My girlfriend is allergic to my camera, which makes it notoriously difficult to get pictures of her that she approves of. Every time I raise the lens, it’s when she’s sneezing, sniffling, yawning, or burping. There is a possibility I’m at fault for this, but I totally doubt it.
While on the train, I liked how the light from the window was looking on her, so I asked for a smile instead of my usual fare. While I liked the look I captured, I was met with a tough issue by way of white balance.
Our brains are amazing with what they can convince us of. One such amazing thing is how we can look at different “near white” colours of light and just assimilate the scene in terms of colours. The tungsten lights in the kitchen, the halogens in the dining room, the fluorescent tubes in the office, and that gigantic ball of energy that is our sun. While close to being white, they all actually emit different types of white light that is measured in temperature. We tend to be aware of the variations of light different sources provide, and often have a preference as well (few people tend to say they love the beauty of a nice fluorescent lit row of cubicles), however despite their differences, we’re still able to perceive and understand the colours of everything being lit. It happens naturally for us, while a camera needs to be told.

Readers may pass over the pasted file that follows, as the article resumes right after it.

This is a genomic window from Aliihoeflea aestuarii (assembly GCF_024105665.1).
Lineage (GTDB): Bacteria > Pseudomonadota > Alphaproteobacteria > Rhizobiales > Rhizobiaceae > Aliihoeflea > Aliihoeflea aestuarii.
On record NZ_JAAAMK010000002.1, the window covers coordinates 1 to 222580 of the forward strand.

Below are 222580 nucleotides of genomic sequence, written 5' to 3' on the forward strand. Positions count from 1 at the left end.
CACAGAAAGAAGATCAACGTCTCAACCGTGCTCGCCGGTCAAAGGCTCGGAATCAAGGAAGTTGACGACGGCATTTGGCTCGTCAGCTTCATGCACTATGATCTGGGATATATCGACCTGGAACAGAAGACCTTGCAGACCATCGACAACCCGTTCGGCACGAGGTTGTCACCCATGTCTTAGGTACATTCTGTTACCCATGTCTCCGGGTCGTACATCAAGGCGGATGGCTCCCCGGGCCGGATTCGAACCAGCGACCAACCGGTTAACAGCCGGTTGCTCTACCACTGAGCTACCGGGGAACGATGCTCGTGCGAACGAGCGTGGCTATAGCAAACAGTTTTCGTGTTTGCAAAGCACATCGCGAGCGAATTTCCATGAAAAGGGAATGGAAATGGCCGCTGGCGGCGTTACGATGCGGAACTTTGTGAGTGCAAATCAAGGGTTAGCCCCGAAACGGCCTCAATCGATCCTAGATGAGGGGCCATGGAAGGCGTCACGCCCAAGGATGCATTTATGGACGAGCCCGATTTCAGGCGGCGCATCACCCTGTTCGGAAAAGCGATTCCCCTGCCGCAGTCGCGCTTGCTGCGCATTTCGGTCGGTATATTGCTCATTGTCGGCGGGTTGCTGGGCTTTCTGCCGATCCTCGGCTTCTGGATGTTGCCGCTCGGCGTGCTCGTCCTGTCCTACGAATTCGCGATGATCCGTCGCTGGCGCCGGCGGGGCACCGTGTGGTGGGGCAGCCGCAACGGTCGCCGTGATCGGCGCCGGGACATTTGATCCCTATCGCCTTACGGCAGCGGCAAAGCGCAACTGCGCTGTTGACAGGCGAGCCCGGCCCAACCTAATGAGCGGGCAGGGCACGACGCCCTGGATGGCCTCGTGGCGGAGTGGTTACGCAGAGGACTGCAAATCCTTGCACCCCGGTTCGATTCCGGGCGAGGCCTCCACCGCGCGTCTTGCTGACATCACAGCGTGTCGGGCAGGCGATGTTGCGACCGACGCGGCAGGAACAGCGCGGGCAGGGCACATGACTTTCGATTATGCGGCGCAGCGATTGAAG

Sure, most cameras these days have an automatic setting that is usually pretty accurate, but even then, if there are two different light sources in play, the sensor isn’t able to mesh them together like our minds tend to.
I ran into this issue here, as I had the sunlight coming in through the train window, made slightly cooler than normal due to the tinting, but then I also had the fluorescent lights from the train interior as my fill light on the left. Because of this, Lauren’s face was coloured in two very different ways that weren’t complimentary.
I had thought about making two copies, adjusting the white balance to what I felt would be optimal per side in each, and then blending them together as layers in Photoshop in hopes of a seamless integration. Then I thought about how much less time it would take if I opted to just remove all colour entirely.
I’m happy with my lazy decision.
I shot this with a 50mm lens shooting at 1/200 and f1.8 with an ISO of 200. When shooting with an aperture that wide, unless your subject is looking at you perfectly symmetrically, only one eye will end up being in focus. It’s usually best to make that the closest eye to the camera.